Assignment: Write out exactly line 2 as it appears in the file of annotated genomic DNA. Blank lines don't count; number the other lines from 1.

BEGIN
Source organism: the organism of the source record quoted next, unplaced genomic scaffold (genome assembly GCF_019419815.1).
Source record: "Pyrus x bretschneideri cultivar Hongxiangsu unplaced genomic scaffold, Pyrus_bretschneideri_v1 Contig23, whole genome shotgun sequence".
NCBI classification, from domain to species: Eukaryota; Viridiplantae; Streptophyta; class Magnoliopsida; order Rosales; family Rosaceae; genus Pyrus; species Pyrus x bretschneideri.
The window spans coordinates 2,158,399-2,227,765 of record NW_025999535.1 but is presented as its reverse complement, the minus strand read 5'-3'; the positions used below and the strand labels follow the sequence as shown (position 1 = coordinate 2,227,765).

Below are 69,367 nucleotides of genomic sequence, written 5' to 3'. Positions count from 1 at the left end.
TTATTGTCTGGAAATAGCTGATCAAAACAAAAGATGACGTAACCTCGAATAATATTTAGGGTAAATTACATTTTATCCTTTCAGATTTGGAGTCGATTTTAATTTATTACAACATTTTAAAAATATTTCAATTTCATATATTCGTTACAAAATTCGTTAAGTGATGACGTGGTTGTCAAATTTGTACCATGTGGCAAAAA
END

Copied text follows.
Source record: "Pyrus x bretschneideri cultivar Hongxiangsu unplaced genomic scaffold, Pyrus_bretschneideri_v1 Contig23, whole genome shotgun sequence".